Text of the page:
›› 2011, Vol. 31 ›› Issue (5): 648-.doi: 10.3969/j.issn.1674-8115.2011.05.026

• Original article (Public health administration) • Previous Articles     Next Articles

Investigation and analysis of clinicians' cognition of adverse drug reaction in partial first class hospitals of Shanghai

YAN Zhong-heng1, HUANG Deng-xiao2, HUANG Qi-min3   

  1. 1.Office of Out-patient Clinic, 2.Medical Department, 3.Department of Health Management, the Third People's Hospital, Shanghai Jiaotong University School of Medicine, Shanghai 201900, China
  • Online:2011-05-28 Published:2011-05-27
  • Supported by:

    Shanghai Education Committee Foundation, 09YS109;Foundation from Science and Technology Committee of Baoshan District, Shanghai, 08-E-2;Foundation from Shanghai Jiaotong University School of Medicine, YW1001


Objective To investigate the primary clinicians' cognition of adverse drug reactions (ADR) knowledge and reporting work of clinicians. Methods Three hundred and seventy primary clinicians of 10 affiliated hospitals of Shanghai Jiaotong University School of Medicine were selected for a random questionnaire survey. The questionnaires were composed of three parts: the basic data of investigated objectives (part one), cognition of ADR knowledge (part two) and cognition of ADR reporting work (part three). Results There were 347 effective questionnaires, and the effective rate was 96.12%. A total of 22.8% of clinicians knew the cause of ADR correctly, 17.6% could correctly determine ADR from a variety of drug damaging events,  58.8% had a certain degree of confidence when judging the common ADR, and 31.1% had a certain degree of confidence to judge the new or unreported ADR. Besides, 52.2% of clinicians were aware that ADR needed to be reported, 49.6% had cognition that reporting ADR was the obligation of medical staffs, 22.8% knew that ADR needed to be reported to the Adverse Reaction Monitoring Center, and 11.0% were aware of the deadline of reporting ADR. For the cognition scoring of reporting ADR, only 17.5% of clinicians got more than 3 points. When encountering ADR, 18.7% of the clinicians reported all the cases. The main reasons for omission of reporting procedures were unfamiliarity of reporting procedures (46.0%), busy working and lack of time (37.6%) and thinking it unnecessary to report (28.0%). Conclusion Clinicians have some basic understanding of ADR, with inconsistent understanding degree and poor familiarity with the unitary reporting work. Clinicians should learn more from publicity, education and training about ADR, enhance awareness of reporting work, improve the level of ADR judgment, and improve the quality of ADR monitoring report.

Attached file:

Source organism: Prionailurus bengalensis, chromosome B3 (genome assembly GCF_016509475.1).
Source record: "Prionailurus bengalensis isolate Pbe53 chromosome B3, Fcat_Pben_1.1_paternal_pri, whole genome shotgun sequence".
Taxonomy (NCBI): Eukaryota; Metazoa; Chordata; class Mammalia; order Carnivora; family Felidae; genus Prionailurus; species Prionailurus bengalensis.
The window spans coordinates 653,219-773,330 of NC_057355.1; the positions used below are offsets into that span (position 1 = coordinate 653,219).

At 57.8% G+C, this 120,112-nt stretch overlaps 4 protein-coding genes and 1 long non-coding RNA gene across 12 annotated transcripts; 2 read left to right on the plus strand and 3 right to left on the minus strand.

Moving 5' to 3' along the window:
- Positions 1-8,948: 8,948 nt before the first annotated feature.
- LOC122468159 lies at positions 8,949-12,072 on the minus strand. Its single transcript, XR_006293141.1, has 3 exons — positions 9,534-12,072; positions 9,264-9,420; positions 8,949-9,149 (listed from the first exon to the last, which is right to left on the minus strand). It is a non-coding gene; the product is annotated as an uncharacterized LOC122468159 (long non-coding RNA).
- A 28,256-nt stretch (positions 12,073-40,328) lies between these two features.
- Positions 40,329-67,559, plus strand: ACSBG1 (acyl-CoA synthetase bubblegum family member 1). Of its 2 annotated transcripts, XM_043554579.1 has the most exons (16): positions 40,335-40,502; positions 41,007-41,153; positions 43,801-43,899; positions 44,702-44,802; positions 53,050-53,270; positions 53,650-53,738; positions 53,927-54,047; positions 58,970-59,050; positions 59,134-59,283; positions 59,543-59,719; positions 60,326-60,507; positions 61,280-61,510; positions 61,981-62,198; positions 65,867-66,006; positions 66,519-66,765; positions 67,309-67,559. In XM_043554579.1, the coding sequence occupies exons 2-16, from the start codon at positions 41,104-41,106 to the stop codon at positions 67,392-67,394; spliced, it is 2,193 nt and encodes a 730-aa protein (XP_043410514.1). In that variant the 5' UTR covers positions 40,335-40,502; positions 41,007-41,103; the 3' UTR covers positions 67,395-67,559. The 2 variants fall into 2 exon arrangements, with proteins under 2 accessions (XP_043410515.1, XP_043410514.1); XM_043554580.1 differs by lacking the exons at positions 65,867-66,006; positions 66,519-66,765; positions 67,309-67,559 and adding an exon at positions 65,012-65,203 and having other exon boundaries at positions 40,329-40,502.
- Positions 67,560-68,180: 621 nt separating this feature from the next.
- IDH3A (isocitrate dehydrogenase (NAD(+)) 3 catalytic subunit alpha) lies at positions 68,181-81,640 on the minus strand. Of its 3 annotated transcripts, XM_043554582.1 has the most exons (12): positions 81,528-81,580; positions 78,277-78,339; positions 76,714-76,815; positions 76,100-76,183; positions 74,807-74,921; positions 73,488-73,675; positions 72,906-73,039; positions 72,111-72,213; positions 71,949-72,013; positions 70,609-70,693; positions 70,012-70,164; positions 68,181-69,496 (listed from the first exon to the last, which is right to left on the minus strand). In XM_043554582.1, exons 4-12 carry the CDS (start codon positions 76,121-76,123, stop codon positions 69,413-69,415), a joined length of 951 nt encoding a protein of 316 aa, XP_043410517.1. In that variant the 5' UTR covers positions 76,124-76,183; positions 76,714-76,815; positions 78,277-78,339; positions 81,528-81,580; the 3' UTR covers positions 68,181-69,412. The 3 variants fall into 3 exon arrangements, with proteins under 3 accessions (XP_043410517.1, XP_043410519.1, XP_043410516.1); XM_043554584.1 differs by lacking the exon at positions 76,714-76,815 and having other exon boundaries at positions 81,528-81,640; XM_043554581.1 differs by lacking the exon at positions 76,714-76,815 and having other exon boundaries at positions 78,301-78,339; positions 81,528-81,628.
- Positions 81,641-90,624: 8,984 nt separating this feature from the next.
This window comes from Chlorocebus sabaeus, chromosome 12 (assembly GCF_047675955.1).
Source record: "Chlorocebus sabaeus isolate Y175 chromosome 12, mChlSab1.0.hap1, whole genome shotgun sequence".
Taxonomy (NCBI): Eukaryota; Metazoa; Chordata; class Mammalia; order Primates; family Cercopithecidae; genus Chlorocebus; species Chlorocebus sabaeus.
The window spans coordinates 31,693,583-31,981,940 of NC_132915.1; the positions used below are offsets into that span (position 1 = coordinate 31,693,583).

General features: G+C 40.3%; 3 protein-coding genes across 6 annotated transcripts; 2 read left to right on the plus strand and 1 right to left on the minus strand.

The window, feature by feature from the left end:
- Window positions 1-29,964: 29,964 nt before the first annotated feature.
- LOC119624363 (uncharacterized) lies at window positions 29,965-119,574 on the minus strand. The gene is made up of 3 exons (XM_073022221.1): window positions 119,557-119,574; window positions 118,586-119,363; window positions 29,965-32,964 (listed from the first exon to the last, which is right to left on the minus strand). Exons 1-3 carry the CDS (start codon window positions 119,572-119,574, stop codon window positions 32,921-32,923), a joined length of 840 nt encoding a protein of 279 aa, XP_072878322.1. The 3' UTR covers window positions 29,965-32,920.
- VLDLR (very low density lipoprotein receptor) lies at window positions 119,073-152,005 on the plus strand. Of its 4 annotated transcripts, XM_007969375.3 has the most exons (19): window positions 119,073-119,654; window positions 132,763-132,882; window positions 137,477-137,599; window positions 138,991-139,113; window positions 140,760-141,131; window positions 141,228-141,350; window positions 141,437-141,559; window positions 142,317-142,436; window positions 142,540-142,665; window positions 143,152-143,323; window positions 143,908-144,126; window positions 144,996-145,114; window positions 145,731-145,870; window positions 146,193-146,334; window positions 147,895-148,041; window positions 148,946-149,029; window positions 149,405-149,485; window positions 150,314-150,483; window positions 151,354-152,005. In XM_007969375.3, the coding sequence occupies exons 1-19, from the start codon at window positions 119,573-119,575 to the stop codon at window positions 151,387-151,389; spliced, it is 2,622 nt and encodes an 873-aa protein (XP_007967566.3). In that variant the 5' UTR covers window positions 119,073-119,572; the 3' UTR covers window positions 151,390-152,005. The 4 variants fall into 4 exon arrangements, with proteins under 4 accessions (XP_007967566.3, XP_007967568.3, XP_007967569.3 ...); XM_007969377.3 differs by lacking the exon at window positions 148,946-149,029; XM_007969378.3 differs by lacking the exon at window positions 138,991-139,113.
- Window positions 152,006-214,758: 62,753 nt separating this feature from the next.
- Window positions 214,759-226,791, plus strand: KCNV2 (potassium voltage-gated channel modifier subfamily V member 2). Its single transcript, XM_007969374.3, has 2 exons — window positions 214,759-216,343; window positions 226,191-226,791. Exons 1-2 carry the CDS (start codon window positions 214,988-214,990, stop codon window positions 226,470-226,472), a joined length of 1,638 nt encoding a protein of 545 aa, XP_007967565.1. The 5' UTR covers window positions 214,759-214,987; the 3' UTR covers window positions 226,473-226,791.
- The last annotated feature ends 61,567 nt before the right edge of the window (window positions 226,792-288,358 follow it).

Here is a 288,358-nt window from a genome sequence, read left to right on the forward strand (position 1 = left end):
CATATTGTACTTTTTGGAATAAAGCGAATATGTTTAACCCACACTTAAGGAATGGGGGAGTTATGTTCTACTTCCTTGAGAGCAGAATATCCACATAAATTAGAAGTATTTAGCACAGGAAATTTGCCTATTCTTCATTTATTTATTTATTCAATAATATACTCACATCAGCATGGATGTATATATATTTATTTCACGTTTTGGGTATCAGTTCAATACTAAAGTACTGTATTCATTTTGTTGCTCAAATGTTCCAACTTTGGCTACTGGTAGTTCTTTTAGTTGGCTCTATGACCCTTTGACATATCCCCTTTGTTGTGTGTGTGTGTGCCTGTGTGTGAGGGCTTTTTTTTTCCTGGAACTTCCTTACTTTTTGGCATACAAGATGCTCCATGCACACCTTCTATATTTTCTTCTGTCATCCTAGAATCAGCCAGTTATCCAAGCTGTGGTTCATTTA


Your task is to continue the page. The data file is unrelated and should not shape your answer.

Key words: adverse drug reaction, clinician, awareness level, opinion survey